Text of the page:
The city of Elâzığ was founded among the skirts of the hill on which the historical Harput Castle was constructed. According to the present historical sources, the most ancient inhabitants of Harput was the Hurrian nation who settled in these parts in c2000 B.C.

Harput, and its surrounding region was part of the kingdom of Urartu at the period of its maximum extension.

The ancient town and citadel called Kharput (Kharpert), which means "rocky fortress" in Armenian, was built by the first Armenian kings about five km (3.1 miles) from modern Elâzığ. However, very little written material about this city reached our day. It is possible that Harput stands on or is near the site of Carcathio-certa in Sophene, reached by Corbulo in A.D. 65. The early Muslim geographers knew it as Ḥiṣn Ziyād, but the Armenian name, Khartabirt or Kharbirt, whence Kharput and Harput, was generally adopted in time.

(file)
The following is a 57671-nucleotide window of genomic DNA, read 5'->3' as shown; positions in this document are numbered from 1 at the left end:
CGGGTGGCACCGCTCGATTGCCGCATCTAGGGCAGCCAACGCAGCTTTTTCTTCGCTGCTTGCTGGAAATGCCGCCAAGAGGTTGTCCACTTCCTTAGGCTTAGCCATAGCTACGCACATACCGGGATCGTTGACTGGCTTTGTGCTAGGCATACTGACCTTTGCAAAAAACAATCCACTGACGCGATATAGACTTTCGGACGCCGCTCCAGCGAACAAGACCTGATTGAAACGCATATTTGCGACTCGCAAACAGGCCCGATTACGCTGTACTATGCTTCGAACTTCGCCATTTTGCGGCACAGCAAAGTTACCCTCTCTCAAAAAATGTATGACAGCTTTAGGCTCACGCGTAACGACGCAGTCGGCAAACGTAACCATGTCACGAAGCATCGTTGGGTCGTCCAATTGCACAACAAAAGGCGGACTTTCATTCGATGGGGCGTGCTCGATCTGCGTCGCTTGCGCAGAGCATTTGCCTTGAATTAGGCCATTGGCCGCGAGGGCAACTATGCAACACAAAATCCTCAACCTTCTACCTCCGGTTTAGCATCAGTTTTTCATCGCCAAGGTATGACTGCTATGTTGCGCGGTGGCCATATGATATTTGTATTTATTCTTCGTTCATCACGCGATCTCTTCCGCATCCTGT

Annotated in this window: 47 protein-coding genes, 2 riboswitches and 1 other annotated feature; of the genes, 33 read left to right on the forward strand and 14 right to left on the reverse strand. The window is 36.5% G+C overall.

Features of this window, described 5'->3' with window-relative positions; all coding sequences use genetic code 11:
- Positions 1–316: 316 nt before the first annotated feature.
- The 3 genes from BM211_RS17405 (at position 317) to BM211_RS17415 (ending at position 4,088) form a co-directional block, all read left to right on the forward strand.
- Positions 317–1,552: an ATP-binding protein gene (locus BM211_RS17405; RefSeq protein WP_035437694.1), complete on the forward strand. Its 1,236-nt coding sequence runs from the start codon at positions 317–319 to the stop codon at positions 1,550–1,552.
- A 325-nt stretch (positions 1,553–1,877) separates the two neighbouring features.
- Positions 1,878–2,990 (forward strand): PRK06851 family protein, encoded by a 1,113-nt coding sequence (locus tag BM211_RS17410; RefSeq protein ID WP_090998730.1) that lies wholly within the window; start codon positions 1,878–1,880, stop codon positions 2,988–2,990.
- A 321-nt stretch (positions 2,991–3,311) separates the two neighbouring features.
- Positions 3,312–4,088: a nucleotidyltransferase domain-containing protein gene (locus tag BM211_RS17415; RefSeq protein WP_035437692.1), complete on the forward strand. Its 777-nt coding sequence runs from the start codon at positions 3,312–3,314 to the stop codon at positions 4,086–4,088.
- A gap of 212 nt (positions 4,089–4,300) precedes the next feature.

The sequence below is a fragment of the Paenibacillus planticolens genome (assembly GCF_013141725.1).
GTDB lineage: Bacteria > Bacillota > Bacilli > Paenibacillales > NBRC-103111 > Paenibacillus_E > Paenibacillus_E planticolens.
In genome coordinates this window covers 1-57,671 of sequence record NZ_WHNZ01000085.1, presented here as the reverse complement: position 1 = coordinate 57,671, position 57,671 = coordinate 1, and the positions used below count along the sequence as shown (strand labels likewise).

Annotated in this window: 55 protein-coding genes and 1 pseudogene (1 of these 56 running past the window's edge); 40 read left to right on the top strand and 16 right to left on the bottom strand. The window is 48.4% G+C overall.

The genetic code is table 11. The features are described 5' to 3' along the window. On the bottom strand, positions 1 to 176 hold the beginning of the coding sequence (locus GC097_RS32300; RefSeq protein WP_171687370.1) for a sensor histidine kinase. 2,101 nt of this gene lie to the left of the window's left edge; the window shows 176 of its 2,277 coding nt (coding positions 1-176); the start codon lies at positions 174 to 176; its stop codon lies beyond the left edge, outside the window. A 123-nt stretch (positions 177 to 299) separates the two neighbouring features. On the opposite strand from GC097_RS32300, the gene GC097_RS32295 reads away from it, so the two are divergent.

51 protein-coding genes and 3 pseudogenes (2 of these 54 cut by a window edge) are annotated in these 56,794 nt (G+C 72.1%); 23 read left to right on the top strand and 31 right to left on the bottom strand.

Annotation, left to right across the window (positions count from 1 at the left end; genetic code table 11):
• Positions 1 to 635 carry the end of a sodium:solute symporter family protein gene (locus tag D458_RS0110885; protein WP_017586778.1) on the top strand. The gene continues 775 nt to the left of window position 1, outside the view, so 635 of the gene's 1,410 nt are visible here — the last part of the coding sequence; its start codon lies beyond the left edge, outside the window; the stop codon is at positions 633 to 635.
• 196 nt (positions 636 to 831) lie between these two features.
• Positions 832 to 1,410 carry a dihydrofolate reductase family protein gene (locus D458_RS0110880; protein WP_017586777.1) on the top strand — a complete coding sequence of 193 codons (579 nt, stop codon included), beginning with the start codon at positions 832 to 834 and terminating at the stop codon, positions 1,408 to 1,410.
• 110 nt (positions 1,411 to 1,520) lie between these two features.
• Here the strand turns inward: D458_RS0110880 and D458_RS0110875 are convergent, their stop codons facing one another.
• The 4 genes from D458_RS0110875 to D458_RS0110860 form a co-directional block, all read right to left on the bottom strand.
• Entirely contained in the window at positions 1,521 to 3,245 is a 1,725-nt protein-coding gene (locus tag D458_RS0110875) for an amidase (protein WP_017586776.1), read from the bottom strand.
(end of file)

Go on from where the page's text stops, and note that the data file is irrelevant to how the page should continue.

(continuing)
William of Tyre wrote that Joscelin I, Count of Edessa (Jocelyn) of Courtenay, and King Baldwin II of Jerusalem were prisoners of the Amir Balak in Kharput's castle and that they were rescued by their Armenian allies. William of Tyre calls the place Quart Piert or Pierre.

Harput and its vicinity fell under Turkish control in the year 1085 as the outcome of the Manzikert battle on August 26, 1071. The Çubukoğulları, Artuqids, Aq Qoyuns and Ottomans had reigned in the region

Harput is still partly settled today, but due to its high elevation and lack of water it is slowly in the process of being abandoned, with most of its residents moving to Elâzığ. Harput still has a few thousand inhabitants.

Harput was the seat of a Syrian Orthodox bishop as early as the eleventh century, whose diocese was initially called Ḥiṣn Ziyād and later Harput. The last Syrian Orthodox bishop of Harput, Cyril Mansur, was murdered along with many of the town's Christians during the Armenian Genocide and Assyrian Genocide of 1915.